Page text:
Wednesday, November 30, 2022

Q2 Trends: The sinking list, cities return, Millennials on the move and more

The major property market has come under fire as agents around the world continue to experience record levels of activity. But increasingly, there is growing concern about inventory, which remains at an all-time low — even at key price points. This trend is most pronounced in the United States, where bidding battles on select properties are still rampant and aspirational buyers are getting priced from lower-end luxury properties.

According to the National Association of Realtors® (NAR), only 6% of all home sales are for properties in the $1 million+ price point.

Because of this supply-demand imbalance and the subsequent spike in prices, markets that were once tributaries – that is, satellite cities – have now become luxury destinations, such as those outside New York City or the area around Seattle.

The post-COVID scenario – where remote or partially remote work environments remain in place – will continue to accelerate this trend.

For example, pre-COVID, a 90-minute journey from Manhattan was considered an outlier. But now, if one needs to be in the city two or three times a week, the long journey is no longer considered difficult. This has “expanded” traffic to more suburban areas, even rural communities, especially in northern Connecticut.

Where else is the money going? Atlanta’s luxury real estate sector has become increasingly expensive as tech companies like Microsoft open new campuses there.

Charlotte, North Carolina is also feeling the pressure of a hot housing market, driven by banking industry business and a boom in new residents. Yet the most compelling markets to look at include Florida, which has become the posterchild for unbridled growth, with Texas and Tennessee-Nashville currently one of the most in-demand markets for high-end homes.

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Including all price points, NAR reports that the South accounts for 46% of all home sales.

And while the Sun Belt is certainly a literal hot bed, New York is back. In many cases the prices of condos in the city increase by as much as 20%, and in the suburbs, it is nearly impossible to find reasonably priced, move-in ready homes.

It’s a similar narrative in Chicago, where sales range between 10% and 15%. Internationally, all eyes are on Dubai, which is seeing record activity levels, partly fueled by Russian investors. Even in London, sales in upscale neighborhoods are coming back.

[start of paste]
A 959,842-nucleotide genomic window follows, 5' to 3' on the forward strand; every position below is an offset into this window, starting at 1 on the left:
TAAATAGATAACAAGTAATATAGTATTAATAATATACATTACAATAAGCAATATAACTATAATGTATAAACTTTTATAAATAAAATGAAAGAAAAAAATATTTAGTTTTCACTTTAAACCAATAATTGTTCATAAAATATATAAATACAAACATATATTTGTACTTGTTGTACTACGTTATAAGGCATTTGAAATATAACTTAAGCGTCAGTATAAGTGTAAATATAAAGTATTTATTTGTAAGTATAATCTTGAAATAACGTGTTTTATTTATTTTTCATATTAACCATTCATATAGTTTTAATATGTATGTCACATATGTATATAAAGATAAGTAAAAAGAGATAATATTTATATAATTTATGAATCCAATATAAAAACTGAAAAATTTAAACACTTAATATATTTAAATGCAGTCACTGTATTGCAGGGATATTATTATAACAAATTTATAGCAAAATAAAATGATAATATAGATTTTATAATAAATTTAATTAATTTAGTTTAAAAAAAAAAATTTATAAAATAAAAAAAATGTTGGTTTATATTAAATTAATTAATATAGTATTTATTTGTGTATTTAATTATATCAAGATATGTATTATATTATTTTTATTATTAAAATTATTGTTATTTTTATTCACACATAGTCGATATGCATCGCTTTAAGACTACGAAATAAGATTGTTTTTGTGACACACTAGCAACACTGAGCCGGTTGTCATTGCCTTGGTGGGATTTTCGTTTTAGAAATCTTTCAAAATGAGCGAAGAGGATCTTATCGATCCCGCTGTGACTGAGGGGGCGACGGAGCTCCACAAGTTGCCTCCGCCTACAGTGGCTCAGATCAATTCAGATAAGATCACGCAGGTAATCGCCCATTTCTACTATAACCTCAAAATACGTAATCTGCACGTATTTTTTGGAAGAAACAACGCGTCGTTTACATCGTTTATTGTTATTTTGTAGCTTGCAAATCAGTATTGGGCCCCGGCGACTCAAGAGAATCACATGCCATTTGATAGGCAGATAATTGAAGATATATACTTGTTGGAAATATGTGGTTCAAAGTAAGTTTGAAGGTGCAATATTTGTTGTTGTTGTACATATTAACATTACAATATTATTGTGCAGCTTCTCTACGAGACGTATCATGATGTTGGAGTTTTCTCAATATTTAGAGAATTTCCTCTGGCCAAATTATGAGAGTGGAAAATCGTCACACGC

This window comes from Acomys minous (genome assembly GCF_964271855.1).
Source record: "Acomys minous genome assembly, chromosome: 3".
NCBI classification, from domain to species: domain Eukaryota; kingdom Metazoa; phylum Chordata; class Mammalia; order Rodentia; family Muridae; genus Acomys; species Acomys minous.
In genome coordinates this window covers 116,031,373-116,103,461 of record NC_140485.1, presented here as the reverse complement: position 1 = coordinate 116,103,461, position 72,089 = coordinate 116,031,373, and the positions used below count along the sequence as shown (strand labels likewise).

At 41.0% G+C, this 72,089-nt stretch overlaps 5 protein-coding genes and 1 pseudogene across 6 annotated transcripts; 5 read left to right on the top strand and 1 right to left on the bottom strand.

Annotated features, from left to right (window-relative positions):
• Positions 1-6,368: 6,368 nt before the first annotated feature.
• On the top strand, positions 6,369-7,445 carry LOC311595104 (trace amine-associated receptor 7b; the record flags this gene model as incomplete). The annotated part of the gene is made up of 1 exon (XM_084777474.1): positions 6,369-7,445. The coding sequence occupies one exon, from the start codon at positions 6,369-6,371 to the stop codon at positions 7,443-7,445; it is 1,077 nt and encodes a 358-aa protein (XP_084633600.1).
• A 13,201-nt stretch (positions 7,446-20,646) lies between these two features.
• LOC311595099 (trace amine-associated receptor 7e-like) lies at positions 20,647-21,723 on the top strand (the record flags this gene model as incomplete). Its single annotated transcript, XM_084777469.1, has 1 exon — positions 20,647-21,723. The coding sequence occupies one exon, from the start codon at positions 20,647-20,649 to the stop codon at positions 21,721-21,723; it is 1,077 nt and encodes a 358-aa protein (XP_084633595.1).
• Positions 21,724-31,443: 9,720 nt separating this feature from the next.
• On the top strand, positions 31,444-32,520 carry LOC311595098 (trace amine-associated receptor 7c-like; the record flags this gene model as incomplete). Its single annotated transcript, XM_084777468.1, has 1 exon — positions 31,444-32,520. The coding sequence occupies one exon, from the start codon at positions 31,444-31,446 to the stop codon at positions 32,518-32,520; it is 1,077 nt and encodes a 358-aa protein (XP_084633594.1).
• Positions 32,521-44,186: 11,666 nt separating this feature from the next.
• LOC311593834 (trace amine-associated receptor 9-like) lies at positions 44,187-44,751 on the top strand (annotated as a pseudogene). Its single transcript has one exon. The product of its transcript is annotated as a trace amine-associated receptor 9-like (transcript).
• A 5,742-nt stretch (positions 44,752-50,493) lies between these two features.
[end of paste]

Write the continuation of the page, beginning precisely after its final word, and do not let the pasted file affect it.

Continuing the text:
Looking ahead, we see that the next phase of luxury development is being driven by wealthy millennials.

The features they want in their properties – for example, fully wired homes that are suitable for remote work as well as more space, “green” access and a great location – will be major influencers on the industry and significant opportunity sectors. will give way to

The co-primary market will continue to be a mainstay as high-net-worth individuals work from home and seamlessly move between households. And despite the explosive growth in housing, office districts in major metropolises like New York will continue to struggle.

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We don’t expect a rise in interest rates — now at 4% — to act as a deterrent to high-net-worth home buyers in the United States, but it will deter aspiring buyers.

As a whole, the biggest threats on the horizon are geopolitical, involving Russia and China.

The affluent in Europe may be thinking of relocating their wealth to safe havens such as the United States. Most foreign buyers of real estate in the US over the years have been affluent consumers from China, Canada, India, the United Kingdom and Mexico.

China has accounted for the biggest drop in foreign investment in New York real estate as the pandemic hit. Therefore, the absence of Chinese money would be far more impressive than the sanctions or withdrawal of Russian buyers in the New York market.

Bearing in mind that US and European sanctions only apply to confiscation of assets of targeted Russian oligarchs, not confiscations. Entirely confiscating the assets of sanctioned Russian oligarchs is difficult until governments have established a paper trail linking the purchases of those assets to illicit money.

Overall, there is demand in the market, but there is no supply. Expectations are high, and the next few months are sure to offer an interesting glimpse into how the industry will continue to adapt to market volatility and disruptions globally.

Mickey Alam Khan is the president of the New York-based Luxury Portfolio InternationalA global network of independent luxury brokerages

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